Bacteriophages, Spatial Structure, and the Joys and Limitations of a Swiss Pass

Stephen T. Abedon

Department of Microbiology – The Ohio State University – –

(This essay was written while touring Switzerland by train, July, 2014)


Travel can be joyous but also can involve a lot of work. The basic premise of travel is movement, whether specifically from one destination to another or instead something more random. In either case it takes time for you to move from that one place to another. Even the exploration of a smallish country therefore can take enormous amounts of time, since each of numerous legs of your journey will take some amount of time to traverse. You can purchase a Swiss Pass, and explore much of Switzerland over days and even weeks. You’ll see a lot, but you certainly will see far from everything. These temporal delays that are manifest as you travel are one of things that makes traveling difficult, but at the same time this relative slowness can be what makes a journey worthwhile. If you flittered from place to place at the speed of light, never pausing, you would touch upon much more, but your experience would be far different. Indeed, there are qualitative differences between your experiences as you fly, drive, take a train, ride a motorcycle, ride a bike, walk, or indeed not move at all.

Spatial structure is a property of environments in which delays in movement exist. If you can instantaneously and randomly be anywhere, then there is no spatial structure. In microbiology, spatial structure is seen especially under circumstances that do not substantially involve turbulent flow. When you shake a broth-filled flask, one of the consequences of that action is to reduce spatial structure. In terms of interactions between predators and prey, of bacteriophages and bacteria, the result is that any one individual may interact with any other individual with equivalent probability. If you replace any collision between phages and bacteria with the special kind of interaction that is sex, then you have random mating. If you replace any collision with the special kind of interaction that is phage infection of bacteria, then you have random infection. Either case is implicitly a consequence of a lack of spatial structure in the environment.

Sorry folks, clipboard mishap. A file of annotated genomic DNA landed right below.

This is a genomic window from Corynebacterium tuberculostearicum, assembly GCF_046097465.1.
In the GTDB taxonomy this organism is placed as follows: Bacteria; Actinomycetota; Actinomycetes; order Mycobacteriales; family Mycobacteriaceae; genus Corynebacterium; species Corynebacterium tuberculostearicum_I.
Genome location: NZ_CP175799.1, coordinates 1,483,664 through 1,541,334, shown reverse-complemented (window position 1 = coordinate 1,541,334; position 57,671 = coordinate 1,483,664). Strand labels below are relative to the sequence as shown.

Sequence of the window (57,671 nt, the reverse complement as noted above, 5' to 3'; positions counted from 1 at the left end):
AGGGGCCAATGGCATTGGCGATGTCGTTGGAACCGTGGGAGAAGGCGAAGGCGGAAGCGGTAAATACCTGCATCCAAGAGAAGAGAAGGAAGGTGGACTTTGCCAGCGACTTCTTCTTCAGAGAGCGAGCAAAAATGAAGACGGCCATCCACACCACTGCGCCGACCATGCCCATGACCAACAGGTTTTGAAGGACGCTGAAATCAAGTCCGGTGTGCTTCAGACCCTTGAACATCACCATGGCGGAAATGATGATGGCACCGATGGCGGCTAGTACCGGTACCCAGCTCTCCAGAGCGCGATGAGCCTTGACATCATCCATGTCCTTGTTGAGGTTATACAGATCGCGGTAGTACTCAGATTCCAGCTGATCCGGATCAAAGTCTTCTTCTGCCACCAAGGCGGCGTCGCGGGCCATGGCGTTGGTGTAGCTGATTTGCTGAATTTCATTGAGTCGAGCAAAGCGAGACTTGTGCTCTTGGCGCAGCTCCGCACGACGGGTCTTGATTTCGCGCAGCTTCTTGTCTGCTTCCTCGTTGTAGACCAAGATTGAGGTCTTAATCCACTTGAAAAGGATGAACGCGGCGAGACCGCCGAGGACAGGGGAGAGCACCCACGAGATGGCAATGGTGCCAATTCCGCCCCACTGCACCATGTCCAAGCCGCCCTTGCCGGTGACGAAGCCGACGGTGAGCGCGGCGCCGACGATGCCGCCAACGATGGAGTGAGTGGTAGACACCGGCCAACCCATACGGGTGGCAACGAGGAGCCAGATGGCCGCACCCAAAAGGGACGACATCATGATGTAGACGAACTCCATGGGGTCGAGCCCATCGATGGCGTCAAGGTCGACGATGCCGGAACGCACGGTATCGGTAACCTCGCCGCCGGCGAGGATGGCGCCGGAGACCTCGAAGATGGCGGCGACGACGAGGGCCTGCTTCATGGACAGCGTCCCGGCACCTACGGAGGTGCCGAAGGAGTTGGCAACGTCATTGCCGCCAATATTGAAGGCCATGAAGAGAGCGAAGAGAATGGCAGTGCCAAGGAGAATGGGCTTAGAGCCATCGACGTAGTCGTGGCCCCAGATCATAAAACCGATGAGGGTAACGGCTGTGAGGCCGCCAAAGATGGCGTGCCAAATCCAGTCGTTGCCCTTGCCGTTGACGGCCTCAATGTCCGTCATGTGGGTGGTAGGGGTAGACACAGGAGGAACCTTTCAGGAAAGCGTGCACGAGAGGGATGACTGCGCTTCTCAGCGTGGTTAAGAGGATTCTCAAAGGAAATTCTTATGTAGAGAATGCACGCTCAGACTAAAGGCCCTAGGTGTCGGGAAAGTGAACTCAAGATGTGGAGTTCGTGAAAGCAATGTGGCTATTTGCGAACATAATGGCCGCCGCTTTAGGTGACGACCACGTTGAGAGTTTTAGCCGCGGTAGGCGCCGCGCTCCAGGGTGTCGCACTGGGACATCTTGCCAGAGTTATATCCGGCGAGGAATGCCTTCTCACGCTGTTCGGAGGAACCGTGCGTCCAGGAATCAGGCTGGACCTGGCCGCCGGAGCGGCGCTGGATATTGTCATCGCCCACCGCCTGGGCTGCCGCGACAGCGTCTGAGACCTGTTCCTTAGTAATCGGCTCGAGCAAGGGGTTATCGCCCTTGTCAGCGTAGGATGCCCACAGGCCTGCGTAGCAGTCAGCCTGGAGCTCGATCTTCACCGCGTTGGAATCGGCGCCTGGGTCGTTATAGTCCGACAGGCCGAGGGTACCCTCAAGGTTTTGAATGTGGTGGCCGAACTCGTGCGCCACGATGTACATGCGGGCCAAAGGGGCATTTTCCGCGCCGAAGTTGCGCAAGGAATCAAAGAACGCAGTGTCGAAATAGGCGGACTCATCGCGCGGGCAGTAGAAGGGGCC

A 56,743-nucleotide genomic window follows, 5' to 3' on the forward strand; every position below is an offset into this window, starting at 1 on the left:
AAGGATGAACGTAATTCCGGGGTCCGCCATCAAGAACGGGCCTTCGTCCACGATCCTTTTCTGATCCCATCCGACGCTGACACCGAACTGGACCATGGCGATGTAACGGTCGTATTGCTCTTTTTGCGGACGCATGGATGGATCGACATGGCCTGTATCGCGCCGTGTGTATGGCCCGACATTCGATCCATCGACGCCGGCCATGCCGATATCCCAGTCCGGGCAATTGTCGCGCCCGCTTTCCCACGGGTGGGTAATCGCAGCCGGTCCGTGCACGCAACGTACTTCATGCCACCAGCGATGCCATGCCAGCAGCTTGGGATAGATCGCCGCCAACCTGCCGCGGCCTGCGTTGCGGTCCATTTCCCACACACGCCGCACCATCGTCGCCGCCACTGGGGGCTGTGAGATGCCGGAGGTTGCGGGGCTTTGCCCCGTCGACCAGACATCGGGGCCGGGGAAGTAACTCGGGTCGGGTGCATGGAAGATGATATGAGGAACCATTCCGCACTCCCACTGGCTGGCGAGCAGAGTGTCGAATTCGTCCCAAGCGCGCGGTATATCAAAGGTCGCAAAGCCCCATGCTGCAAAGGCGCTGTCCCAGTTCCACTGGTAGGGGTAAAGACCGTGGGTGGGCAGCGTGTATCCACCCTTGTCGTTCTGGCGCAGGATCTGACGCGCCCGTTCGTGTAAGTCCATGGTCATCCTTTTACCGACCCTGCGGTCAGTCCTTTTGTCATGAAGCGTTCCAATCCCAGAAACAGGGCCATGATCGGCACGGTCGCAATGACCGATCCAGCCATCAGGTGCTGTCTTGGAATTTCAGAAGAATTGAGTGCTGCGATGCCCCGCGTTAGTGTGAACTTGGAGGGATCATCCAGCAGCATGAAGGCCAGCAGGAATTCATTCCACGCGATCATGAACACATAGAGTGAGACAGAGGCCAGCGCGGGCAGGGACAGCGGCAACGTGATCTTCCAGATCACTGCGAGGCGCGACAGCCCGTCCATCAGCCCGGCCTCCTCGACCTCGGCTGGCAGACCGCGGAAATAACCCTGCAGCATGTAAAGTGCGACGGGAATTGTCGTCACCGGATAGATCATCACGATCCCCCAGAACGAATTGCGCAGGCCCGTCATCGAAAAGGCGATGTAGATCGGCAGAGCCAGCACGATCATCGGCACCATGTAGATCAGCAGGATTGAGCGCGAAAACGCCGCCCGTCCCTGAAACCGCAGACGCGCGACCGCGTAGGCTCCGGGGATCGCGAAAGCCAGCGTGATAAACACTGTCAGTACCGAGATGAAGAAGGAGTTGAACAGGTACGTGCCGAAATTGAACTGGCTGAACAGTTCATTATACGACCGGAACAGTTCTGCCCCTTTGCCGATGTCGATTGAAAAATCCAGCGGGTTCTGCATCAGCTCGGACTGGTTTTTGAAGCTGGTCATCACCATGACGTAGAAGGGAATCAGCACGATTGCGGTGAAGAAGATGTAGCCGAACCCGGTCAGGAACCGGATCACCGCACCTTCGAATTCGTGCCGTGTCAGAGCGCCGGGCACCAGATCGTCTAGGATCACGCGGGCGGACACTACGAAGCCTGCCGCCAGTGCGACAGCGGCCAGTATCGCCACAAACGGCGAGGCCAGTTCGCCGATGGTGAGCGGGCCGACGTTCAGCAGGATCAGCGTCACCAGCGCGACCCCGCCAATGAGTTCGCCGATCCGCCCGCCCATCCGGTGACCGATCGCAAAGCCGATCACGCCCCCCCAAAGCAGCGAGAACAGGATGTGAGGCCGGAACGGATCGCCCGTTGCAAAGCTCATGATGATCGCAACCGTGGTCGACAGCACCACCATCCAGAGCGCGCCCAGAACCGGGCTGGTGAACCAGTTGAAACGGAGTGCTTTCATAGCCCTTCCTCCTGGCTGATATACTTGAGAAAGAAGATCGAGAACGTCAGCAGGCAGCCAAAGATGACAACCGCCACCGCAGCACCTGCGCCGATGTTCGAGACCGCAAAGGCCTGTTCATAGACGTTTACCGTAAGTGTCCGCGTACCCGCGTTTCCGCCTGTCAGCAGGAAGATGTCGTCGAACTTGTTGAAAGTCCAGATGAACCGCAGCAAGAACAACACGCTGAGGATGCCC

Spatial structure generally is what happens within environments almost no matter what. You can strive to remove spatial structure, such as via the shaking or stirring of broth, but absent such measures, or indeed if volumes are large enough and mixing slow enough, then some spatial structure nonetheless will be retained. A static microcosm – where the mixing of broth is reduced essentially to zero and therefore where movement is dominated by either motility or diffusion – thus can represent a spatially structured environment. More obvious is the spatial structure that occurs when movement is reduced even further, as is the case with the addition to environments of various thickening agents such as agar.

In phage biology the classic laboratory-observed consequence of spatial structure is the formation of phage plaques, which are clearings within otherwise turbid bacterial cultures, ones that have been spread or poured onto agar plates. The formation of a plaque requires three processes: phage population growth, phage-mediated reduction of bacterial densities, and, crucially, limitations in phage as well as bacterial movement.  Generally a plaque begins with a single plaque forming unit (PFU) which consists of an infective center and in turn can be either an individual phage virion, a clump of phage virions, a phage-infected bacterium, or a clump of bacteria at least one of which is phage infected. This infective center serves as a point source for the outward but nonetheless slow diffusion of phage virions away from their origin. The movement is outward only because the random process of diffusion tends to result in a broadening of the “cloud” of diffusing particles. Because of limitations on the rate of this movement, however, the cloud remains relatively small: the confluent lysis of an entire plate via the growth of a single plaque generally does not occur.

The phage is you. You can start a family and outfit each member of your family with a Swiss Pass. But unless your explorations of the amazing beauty that is Switzerland occurs over extremely long periods, then your and your family’s potential to see all of Switzerland will be relatively limited. This is less true, however, if your family is very large, so large that at least one family member is present to explore each place that may be explored. In this case complete exploration of a discrete area may be achieved. Your ability to explore broader areas nevertheless will be limited at least in part by how long it takes you or your family to get there.

Further reading:

Abedon, S. T., Bartom, E. (2013). Plaques. Brenner’s Encyclopedia of Genetics. Maloy, S., Hughes, K. (eds). Academic Press, pp. 357-357.

Abedon, S. T., Yin, J. (2009). Bacteriophage Plaques: Theory and Analysis. Methods in Molecular Biology 501:161-174. [PubMed link]

Abedon, S. T., Yin, J. (2008). Impact of Spatial Structure on Phage Population Growth. In: Bacteriophage Ecology, Abedon, S. T. (ed), Cambridge University Press, Cambridge, pp. 94-113.

For videos of my explorations of Switzerland, as well as other aspects of my existence, see


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